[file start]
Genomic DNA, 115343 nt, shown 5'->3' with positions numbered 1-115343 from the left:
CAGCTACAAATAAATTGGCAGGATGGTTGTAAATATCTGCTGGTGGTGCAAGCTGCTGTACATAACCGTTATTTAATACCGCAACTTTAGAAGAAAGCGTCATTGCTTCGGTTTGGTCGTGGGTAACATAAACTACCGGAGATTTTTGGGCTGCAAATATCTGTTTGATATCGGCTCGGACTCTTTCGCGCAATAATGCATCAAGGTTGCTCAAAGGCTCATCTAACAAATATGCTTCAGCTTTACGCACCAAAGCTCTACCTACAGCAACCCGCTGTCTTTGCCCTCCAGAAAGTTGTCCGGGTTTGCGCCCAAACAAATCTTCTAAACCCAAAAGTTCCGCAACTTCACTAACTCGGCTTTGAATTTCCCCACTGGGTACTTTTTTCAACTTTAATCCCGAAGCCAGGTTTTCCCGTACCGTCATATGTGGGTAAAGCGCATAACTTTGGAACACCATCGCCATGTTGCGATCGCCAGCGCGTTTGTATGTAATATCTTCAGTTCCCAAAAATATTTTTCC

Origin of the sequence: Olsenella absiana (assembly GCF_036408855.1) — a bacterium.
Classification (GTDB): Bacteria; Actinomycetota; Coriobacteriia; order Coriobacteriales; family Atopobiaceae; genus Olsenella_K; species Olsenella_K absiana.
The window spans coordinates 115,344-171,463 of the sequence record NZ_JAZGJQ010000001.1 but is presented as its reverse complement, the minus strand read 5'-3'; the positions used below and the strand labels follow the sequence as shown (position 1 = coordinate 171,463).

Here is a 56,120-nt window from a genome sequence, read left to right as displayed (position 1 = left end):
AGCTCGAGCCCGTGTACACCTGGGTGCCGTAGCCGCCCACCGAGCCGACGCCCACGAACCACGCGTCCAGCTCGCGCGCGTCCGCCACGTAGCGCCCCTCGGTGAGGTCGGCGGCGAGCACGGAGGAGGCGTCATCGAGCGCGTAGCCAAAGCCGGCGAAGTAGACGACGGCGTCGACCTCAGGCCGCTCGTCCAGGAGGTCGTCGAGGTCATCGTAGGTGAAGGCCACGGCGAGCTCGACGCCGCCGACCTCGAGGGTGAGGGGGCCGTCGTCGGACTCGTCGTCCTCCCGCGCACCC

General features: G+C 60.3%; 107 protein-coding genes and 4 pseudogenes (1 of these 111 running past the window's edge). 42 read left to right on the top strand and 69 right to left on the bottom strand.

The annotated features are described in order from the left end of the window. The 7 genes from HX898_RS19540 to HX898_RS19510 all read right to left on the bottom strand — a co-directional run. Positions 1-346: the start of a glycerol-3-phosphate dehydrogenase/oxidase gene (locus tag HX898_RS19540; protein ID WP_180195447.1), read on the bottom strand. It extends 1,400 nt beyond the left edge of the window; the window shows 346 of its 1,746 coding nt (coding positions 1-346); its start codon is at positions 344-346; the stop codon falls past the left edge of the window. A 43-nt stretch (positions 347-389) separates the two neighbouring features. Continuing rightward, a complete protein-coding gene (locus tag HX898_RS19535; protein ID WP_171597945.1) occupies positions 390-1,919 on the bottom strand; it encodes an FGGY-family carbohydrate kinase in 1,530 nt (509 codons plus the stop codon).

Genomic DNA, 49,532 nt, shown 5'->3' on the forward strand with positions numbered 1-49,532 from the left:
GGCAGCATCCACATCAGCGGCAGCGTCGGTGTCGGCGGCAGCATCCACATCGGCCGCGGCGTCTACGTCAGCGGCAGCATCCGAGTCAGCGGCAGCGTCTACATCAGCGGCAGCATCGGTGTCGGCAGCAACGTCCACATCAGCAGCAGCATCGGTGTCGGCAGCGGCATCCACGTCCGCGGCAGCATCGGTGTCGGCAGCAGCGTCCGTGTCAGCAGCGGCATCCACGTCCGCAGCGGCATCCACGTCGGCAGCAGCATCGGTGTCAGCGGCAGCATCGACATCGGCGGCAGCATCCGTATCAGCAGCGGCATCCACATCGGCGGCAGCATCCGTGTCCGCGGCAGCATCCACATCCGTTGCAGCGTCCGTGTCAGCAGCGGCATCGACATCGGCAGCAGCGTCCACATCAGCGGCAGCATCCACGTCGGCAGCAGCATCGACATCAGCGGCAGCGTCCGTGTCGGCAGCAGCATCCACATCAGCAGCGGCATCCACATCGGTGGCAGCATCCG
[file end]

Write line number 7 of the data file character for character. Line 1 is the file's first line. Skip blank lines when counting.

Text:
AGCTCGAGCCCGTGTACACCTGGGTGCCGTAGCCGCCCACCGAGCCGACGCCCACGAACCACGCGTCCAGCTCGCGCGCGTCCGCCACGTAGCGCCCCTCGGTGAGGTCGGCGGCGAGCACGGAGGAGGCGTCATCGAGCGCGTAGCCAAAGCCGGCGAAGTAGACGACGGCGTCGACCTCAGGCCGCTCGTCCAGGAGGTCGTCGAGGTCATCGTAGGTGAAGGCCACGGCGAGCTCGACGCCGCCGACCTCGAGGGTGAGGGGGCCGTCGTCGGACTCGTCGTCCTCCCGCGCACCC